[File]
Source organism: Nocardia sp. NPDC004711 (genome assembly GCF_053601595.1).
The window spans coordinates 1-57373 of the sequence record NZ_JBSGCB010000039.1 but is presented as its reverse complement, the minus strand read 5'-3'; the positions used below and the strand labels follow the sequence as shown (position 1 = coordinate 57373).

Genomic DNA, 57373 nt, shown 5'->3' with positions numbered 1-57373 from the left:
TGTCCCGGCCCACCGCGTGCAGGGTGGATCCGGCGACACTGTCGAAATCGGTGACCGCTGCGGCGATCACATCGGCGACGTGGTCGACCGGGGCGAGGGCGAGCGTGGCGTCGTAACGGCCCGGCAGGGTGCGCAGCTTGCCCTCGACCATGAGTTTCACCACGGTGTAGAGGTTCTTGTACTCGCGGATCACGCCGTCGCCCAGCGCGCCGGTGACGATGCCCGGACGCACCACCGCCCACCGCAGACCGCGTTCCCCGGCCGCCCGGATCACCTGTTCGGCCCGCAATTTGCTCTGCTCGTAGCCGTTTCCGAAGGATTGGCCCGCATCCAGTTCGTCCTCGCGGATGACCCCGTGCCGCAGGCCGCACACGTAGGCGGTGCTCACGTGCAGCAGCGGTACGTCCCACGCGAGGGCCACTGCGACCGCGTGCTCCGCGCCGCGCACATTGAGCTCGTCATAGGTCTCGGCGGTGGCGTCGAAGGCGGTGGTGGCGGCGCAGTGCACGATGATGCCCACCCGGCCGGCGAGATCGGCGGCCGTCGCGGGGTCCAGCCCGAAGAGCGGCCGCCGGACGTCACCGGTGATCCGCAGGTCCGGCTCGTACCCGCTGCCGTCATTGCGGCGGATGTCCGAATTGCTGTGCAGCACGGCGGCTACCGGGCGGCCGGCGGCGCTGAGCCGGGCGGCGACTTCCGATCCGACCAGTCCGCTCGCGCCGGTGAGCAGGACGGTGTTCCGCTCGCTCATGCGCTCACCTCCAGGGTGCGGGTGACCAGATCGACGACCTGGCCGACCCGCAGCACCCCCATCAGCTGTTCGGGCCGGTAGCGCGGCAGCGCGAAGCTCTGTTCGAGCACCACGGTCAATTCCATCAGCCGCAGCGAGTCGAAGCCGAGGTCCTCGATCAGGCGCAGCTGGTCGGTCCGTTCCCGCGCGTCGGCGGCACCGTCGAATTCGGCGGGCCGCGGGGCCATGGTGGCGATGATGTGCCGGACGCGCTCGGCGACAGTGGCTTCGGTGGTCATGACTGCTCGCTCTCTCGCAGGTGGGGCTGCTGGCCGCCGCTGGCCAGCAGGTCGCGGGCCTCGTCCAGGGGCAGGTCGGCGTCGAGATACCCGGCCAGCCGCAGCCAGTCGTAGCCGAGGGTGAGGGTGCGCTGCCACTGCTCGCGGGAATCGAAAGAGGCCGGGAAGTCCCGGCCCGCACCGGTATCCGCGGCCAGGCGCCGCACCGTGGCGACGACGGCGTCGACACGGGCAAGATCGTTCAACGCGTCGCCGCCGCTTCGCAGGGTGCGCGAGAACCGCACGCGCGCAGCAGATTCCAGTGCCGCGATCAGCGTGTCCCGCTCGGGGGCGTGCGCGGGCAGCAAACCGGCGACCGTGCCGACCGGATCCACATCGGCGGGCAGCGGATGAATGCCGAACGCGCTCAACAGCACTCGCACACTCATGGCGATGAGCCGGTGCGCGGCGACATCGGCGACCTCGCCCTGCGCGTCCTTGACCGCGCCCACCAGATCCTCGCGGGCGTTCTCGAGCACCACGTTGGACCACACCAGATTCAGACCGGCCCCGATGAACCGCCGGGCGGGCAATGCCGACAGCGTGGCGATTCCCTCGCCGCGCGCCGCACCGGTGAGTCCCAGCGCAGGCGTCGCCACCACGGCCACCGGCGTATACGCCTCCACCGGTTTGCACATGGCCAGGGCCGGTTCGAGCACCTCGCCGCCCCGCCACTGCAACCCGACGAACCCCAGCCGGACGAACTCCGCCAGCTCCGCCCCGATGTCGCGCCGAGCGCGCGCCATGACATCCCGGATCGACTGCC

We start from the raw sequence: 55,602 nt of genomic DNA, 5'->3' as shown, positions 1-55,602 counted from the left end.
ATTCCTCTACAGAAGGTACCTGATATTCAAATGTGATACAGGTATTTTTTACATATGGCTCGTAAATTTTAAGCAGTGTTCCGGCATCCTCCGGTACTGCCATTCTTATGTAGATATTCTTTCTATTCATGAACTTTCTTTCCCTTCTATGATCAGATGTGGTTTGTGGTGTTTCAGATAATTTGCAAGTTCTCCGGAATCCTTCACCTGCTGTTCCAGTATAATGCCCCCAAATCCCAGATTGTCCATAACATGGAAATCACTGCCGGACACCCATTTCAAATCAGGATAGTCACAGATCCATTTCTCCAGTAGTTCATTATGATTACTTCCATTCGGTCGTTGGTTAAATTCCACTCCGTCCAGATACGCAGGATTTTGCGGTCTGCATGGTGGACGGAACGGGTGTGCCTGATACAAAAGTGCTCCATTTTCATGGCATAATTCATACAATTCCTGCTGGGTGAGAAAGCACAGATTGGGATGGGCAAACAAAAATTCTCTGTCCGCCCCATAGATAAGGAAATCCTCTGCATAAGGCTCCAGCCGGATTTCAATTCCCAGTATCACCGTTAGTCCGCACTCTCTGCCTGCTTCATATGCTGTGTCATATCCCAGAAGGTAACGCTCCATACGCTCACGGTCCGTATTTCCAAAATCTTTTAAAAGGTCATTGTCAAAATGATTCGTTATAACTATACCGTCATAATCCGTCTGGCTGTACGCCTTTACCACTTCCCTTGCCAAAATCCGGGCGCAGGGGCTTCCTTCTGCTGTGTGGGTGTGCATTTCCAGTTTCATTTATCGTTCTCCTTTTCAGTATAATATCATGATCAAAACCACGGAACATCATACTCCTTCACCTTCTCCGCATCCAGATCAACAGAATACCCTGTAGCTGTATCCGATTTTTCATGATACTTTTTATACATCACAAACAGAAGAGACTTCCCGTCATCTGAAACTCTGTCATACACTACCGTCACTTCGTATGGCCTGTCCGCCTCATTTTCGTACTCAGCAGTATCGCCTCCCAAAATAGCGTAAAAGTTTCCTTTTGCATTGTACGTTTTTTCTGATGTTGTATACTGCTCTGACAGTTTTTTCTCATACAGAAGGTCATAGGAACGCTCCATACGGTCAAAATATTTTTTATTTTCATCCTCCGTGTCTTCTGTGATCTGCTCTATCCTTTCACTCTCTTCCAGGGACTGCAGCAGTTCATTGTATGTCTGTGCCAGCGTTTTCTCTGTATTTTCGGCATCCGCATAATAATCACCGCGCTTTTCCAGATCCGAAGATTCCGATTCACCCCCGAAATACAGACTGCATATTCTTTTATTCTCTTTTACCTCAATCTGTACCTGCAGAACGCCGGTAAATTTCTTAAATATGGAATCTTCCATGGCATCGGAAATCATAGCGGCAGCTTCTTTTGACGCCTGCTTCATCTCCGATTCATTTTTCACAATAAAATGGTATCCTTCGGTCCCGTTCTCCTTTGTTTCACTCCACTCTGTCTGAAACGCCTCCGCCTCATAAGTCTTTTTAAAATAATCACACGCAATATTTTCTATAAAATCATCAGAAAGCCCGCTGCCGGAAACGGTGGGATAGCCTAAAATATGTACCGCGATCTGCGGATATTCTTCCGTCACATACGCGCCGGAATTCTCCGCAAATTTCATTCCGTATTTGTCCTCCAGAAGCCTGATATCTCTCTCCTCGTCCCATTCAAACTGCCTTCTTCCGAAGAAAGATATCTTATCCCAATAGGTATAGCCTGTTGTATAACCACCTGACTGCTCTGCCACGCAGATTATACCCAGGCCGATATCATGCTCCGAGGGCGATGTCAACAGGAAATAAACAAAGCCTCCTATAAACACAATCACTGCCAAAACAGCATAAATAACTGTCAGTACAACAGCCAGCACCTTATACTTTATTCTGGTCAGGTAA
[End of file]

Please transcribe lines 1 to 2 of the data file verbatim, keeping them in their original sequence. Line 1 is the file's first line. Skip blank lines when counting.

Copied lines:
Source organism: Nocardia sp. NPDC004711 (genome assembly GCF_053601595.1).
The window spans coordinates 1-57373 of the sequence record NZ_JBSGCB010000039.1 but is presented as its reverse complement, the minus strand read 5'-3'; the positions used below and the strand labels follow the sequence as shown (position 1 = coordinate 57373).